Talk:WikiConference UK 2012/Elections/Questions

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Why can't questions be asked of specific candidates? There is no such rule mentioned on last year's page (although the layout of the page does assume it). These elections are a very serious matter and if someone has concerns about a particular candidate they should be able to share those concerns with the rest of the membership. Doing so via a question (so as to automatically give the candidate right-of-reply) makes a lot of sense to me. There are also less controversial questions that won't be relevant to every candidate - for example, it would be sensible to ask outgoing board members what they feel their greatest achievement on the board had been and what they would have liked to have done/done better, but there is no point asking that of people that haven't been on the board. --Tango (talk) 09:32, 14 April 2012 (UTC)

We ('the tellers') were concerned that there would be a 'pile on' of dozens of tangentially questions for one candidate, which is something we want to avoid. For example, if I was running for board, there might be lots of questions about my time on ArbCom, or lots of questions about the health of my wife. However, I've spoken to James (the other teller), and we've decided that we'll allow people to ask questions of individual candidates, within reason. Any inappropriate questions will be removed reactively, and the tellers will have the final say on whether or not a question is appropriate. We'll be pretty relaxed about it, but we need to be able to stop any disruption of the process by non-members. Richard Symonds (talk) 13:26, 17 April 2012 (UTC)

Electoral system[edit source]

We are using a rather primitive though easy to count electoral system. One of the problems of approval voting is that there is a natural tendency amongst voters to either just support a candidate they know and not evaluate the others, tactically support a small number of candidates who they strongly support and ignore or oppose the others, or assume they should only support as many candidates as there are seats. All of those tactics have the same effect - they make approval voting with a 50% threshold vulnerable in situations where there are too many good candidates. With 17 candidates going for 7 places it is almost inevitable that the most popular candidates will get much lower percentages of support than last year when 8 candidates stood for 7 seats. At an extreme but possible scenario, if two candidates were universally popular and all voters supported them plus five others, then we could have two candidates with 100% support and 15 with 33.33% support. A system where the more good candidates you have the greater the risk that you don't fill all the available seats is a "fail unsafe" system. I'd be more comfortable with a preference based system. WereSpielChequers (talk) 23:20, 18 April 2012 (UTC)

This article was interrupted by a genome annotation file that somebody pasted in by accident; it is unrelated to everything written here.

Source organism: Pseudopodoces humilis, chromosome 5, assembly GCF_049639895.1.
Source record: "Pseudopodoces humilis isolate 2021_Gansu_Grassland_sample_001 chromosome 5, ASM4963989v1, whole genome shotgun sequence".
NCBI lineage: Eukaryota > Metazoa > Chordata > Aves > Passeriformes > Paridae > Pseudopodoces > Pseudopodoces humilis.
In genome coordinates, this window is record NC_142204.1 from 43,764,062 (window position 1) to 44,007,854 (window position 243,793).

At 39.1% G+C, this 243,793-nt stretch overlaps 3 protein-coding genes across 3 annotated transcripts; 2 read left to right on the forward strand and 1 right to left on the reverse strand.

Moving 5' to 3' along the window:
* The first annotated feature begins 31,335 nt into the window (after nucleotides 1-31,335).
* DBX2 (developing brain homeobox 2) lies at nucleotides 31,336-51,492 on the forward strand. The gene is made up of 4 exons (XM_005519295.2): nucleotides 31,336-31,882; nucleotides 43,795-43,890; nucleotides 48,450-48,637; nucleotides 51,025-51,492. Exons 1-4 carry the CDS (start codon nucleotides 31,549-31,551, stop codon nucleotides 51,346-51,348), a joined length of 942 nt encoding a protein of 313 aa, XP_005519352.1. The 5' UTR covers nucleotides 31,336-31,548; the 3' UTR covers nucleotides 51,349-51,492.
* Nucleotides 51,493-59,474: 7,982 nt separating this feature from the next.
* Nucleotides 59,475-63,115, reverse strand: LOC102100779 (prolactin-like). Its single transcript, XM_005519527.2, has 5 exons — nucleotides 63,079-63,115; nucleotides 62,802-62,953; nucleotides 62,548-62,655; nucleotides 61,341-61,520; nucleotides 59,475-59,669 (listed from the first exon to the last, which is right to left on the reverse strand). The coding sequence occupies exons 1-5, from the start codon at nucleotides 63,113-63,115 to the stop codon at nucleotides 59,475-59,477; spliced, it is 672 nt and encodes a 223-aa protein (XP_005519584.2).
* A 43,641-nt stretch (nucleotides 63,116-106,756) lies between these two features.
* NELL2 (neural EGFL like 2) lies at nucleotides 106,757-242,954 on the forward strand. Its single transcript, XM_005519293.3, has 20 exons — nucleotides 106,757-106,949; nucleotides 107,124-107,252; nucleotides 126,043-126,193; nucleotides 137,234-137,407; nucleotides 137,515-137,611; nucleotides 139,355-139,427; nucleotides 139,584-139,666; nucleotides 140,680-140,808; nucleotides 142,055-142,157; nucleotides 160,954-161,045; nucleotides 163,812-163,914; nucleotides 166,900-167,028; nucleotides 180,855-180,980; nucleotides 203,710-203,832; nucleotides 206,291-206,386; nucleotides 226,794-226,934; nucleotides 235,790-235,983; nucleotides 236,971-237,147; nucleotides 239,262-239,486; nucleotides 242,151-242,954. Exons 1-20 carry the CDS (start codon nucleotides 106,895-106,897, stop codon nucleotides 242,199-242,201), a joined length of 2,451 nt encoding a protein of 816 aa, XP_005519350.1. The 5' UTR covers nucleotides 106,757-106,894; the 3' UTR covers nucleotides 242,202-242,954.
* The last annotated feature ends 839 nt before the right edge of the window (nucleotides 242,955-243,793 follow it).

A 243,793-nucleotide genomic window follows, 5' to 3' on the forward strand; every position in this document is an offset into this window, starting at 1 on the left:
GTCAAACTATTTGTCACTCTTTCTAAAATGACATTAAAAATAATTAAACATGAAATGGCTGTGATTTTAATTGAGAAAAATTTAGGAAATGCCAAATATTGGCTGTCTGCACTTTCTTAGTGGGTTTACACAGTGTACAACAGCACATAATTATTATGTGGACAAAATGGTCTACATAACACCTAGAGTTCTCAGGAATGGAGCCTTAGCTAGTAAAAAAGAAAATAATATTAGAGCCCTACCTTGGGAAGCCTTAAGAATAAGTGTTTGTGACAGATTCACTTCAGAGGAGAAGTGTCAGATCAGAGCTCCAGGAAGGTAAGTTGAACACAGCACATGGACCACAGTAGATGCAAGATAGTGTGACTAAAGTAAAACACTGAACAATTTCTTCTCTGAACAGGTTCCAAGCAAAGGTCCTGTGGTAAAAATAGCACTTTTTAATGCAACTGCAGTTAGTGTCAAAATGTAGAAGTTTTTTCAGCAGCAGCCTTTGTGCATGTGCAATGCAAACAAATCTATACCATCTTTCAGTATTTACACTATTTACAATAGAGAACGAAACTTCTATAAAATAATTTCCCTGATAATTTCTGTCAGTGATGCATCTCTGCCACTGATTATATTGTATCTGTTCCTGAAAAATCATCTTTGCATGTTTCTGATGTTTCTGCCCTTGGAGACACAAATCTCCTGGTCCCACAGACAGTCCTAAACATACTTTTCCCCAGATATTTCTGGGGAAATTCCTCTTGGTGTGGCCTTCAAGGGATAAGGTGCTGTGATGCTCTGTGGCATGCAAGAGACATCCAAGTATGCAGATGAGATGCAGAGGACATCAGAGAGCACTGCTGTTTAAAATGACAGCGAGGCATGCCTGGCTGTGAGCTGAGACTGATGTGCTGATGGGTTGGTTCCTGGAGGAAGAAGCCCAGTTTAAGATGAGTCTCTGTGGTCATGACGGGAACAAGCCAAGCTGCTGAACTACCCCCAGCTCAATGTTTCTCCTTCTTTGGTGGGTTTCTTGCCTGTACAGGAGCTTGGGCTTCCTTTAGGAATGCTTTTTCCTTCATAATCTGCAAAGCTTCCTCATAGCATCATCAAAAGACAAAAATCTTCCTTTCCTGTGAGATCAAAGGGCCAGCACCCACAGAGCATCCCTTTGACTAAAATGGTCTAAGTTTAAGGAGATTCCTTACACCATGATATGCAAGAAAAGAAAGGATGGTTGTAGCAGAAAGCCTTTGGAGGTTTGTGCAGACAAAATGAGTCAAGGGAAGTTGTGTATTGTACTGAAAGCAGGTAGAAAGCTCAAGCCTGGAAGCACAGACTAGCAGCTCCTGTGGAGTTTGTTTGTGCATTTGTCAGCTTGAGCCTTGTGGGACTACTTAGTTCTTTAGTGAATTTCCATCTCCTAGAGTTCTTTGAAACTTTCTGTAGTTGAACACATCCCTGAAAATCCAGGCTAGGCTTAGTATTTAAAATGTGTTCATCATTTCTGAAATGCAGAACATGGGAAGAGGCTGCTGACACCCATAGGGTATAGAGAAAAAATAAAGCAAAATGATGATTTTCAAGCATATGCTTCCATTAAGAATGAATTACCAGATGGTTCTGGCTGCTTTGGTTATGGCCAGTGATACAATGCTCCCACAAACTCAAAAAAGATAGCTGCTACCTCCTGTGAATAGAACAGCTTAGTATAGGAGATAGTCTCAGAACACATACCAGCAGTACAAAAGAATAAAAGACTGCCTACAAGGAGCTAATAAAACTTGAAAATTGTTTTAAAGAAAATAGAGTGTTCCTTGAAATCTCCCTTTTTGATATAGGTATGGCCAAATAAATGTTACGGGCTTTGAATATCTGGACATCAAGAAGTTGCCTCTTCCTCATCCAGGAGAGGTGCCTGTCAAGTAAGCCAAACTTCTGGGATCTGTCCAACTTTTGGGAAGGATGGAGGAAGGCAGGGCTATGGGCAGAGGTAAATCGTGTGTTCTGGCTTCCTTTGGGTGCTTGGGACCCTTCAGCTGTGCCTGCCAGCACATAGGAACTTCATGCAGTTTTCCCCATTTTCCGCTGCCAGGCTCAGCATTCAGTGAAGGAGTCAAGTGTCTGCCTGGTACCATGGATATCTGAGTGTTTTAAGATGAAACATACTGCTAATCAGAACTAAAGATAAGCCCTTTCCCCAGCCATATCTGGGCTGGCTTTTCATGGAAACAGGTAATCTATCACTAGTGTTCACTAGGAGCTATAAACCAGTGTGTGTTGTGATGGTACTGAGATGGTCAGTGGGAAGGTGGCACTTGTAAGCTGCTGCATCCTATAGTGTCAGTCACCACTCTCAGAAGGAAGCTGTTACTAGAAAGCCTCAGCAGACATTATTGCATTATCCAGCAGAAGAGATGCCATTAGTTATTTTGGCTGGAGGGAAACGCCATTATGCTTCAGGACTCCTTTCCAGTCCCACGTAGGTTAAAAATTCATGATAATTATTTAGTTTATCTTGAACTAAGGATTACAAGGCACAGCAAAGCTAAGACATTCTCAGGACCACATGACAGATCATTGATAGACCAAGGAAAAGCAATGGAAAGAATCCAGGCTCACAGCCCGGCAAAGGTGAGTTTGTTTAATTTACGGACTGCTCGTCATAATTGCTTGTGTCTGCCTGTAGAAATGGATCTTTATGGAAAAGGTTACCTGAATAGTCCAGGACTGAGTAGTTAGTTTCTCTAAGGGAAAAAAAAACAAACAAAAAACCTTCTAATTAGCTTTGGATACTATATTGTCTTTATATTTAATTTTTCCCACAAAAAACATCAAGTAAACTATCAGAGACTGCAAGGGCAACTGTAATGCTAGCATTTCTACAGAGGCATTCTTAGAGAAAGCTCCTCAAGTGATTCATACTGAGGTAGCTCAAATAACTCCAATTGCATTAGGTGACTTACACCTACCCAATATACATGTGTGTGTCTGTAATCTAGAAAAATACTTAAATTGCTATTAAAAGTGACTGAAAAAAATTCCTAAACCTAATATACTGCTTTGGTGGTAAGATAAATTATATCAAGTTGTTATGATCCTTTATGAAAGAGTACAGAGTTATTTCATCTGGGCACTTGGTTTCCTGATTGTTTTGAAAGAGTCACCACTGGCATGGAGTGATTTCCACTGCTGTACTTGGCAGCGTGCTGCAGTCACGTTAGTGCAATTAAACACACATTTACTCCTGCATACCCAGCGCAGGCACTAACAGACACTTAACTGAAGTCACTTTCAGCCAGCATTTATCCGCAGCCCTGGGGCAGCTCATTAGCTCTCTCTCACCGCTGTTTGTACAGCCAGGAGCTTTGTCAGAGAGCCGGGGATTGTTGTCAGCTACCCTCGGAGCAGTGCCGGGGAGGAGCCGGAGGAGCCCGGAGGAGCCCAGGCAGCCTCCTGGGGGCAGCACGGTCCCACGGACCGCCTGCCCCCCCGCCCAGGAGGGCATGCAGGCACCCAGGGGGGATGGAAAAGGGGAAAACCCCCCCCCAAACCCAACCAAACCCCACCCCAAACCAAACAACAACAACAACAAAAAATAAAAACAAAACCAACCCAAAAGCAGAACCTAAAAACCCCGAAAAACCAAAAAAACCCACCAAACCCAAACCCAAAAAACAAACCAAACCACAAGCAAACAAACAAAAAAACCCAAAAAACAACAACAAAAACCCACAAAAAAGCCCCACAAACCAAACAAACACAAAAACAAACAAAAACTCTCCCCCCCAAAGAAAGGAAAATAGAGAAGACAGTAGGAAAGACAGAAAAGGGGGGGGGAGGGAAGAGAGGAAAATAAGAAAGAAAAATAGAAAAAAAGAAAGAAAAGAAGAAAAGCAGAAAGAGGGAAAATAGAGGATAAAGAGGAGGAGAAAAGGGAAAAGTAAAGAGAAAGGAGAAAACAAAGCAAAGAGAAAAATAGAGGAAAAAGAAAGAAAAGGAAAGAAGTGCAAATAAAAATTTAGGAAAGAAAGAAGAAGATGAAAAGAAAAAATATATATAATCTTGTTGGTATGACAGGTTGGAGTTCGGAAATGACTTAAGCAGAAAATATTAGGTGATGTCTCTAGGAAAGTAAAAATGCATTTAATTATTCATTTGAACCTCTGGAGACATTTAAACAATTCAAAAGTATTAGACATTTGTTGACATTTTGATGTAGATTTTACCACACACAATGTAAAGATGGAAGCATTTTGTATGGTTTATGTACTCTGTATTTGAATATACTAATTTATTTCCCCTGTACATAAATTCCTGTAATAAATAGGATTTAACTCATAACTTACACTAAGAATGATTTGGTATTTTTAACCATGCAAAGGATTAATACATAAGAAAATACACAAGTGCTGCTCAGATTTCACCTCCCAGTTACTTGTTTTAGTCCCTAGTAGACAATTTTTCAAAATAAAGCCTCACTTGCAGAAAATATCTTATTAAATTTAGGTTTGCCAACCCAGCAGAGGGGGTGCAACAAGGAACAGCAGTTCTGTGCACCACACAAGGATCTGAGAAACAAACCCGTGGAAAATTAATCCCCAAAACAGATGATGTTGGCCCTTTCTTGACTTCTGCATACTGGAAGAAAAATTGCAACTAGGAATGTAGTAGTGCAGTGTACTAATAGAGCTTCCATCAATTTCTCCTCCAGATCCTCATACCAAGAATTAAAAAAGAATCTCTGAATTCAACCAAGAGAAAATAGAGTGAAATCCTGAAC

Will you be attending the AGM? There will be a discussion on the voting system for future elections then, which I shall be leading. -- LondonStatto (talk) 19:32, 19 April 2012 (UTC)
Yes, but only for the afternoon - I may not even make it in time to vote. We seem to only have ten minutes to discuss voting systems, that's long enough for someone to give a short talk but not long enough for a debate. WereSpielChequers (talk) 19:10, 22 April 2012 (UTC)
I've been thinking about that as well. It is a potential problem. If we want to keep it simple, we could do a kind of hybrid approval-preferential voting system. Rather than voting "yes" or "no" to each candidate, you vote "support", "acceptable", "oppose" (whether no vote should count as acceptable or oppose, I'm not sure). The winners are chosen based on the support votes, but the 50% rule is applied to the combined support and acceptable votes (acceptables can be used to break ties, too). This approach makes sense, since it separates the question of who you think should be on the board from the question of who you think would be better than no-one. --Tango (talk) 20:06, 19 April 2012 (UTC)
That would give you a fairly simple system and allows for the possibility of voting "none of the above", but it doesn't allow for the situation where it is really close between someone who is lots of people's 2nd choice and someone who is slightly more people'e 6th choice. I prefer preferential systems in that regard. More seriously it relies on people only voting No for candidates who they genuinely don't think are suitable, as opposed to voting yes to the ones they want and No to the rest. The trouble is that human nature being what it is I suspect that some voters will maximise the effectiveness of their vote by opposing everyone who they don't support. WereSpielChequers (talk) 19:10, 22 April 2012 (UTC)